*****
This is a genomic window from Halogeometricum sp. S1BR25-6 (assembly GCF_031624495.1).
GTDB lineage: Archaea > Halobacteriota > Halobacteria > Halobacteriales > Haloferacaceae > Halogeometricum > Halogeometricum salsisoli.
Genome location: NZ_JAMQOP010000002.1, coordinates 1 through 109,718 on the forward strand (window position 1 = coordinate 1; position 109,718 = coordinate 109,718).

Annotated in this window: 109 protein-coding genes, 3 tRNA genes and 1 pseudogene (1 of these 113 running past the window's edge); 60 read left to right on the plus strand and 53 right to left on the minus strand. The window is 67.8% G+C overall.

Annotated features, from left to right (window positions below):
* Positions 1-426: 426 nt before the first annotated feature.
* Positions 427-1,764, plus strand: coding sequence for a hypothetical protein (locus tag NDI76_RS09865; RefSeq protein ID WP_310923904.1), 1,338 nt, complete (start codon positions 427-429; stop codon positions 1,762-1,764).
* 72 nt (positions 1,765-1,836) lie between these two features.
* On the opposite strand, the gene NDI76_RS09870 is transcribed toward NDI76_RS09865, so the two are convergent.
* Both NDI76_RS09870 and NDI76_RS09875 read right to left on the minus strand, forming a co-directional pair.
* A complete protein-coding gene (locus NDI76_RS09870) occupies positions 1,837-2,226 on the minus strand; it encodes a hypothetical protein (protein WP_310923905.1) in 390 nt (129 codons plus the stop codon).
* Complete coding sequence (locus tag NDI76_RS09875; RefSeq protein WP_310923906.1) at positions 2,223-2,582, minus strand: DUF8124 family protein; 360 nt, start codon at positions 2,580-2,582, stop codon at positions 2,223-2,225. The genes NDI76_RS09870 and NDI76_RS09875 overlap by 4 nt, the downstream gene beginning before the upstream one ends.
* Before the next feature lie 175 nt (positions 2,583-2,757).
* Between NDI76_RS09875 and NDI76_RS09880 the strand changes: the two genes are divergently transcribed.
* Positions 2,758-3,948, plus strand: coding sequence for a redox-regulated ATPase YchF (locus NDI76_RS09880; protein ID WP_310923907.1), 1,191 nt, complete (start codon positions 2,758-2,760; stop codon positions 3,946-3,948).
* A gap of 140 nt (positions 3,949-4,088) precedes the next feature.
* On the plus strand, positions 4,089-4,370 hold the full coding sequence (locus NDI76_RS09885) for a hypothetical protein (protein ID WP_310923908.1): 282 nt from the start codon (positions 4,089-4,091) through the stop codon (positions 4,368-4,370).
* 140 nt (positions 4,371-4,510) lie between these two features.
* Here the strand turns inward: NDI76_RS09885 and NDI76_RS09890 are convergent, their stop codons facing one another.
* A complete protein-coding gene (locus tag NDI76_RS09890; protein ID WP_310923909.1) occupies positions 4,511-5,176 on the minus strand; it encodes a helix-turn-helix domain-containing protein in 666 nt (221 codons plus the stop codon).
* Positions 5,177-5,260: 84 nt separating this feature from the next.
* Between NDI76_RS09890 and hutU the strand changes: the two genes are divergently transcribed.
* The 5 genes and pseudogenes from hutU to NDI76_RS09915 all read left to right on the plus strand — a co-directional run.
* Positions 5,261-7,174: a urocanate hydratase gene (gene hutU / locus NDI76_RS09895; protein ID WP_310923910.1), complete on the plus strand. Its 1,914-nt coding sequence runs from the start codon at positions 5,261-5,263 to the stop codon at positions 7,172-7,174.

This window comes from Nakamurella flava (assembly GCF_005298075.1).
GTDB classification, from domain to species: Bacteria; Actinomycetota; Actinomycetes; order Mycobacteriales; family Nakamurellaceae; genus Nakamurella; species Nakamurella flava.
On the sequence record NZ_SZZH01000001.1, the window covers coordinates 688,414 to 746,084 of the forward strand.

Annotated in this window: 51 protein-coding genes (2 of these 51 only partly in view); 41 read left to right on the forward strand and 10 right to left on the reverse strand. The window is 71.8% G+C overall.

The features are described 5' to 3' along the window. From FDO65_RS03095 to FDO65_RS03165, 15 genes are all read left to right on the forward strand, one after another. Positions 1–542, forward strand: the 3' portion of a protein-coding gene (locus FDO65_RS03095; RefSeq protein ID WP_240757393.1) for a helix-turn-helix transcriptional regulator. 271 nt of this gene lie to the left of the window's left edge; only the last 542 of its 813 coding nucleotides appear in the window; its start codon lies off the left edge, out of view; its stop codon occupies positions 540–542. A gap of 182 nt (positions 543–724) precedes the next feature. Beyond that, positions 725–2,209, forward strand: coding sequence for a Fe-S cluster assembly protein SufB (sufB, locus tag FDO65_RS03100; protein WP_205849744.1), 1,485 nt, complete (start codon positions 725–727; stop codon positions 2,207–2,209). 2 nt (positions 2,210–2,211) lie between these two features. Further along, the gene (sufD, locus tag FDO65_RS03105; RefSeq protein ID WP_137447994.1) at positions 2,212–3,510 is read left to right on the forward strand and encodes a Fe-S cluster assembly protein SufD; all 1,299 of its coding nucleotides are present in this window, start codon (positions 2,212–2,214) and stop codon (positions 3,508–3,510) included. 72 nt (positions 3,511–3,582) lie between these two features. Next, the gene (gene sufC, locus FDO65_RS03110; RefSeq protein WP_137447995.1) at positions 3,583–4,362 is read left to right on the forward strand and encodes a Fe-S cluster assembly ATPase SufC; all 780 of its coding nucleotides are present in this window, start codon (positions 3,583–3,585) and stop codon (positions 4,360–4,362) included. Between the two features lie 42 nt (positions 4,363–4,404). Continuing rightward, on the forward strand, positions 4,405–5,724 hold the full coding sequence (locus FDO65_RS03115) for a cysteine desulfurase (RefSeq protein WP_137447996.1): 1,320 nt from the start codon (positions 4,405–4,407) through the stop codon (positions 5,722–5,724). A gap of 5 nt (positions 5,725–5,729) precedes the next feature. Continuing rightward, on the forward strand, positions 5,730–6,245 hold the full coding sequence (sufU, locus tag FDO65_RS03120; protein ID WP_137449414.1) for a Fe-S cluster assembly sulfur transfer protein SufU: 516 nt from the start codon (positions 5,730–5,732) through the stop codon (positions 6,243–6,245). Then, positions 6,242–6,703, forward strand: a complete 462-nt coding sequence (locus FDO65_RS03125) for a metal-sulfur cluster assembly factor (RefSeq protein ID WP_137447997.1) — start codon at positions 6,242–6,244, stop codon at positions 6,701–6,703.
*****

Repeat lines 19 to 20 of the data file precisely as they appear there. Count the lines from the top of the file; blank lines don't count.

* Here the strand turns inward: NDI76_RS09885 and NDI76_RS09890 are convergent, their stop codons facing one another.
* A complete protein-coding gene (locus tag NDI76_RS09890; protein ID WP_310923909.1) occupies positions 4,511-5,176 on the minus strand; it encodes a helix-turn-helix domain-containing protein in 666 nt (221 codons plus the stop codon).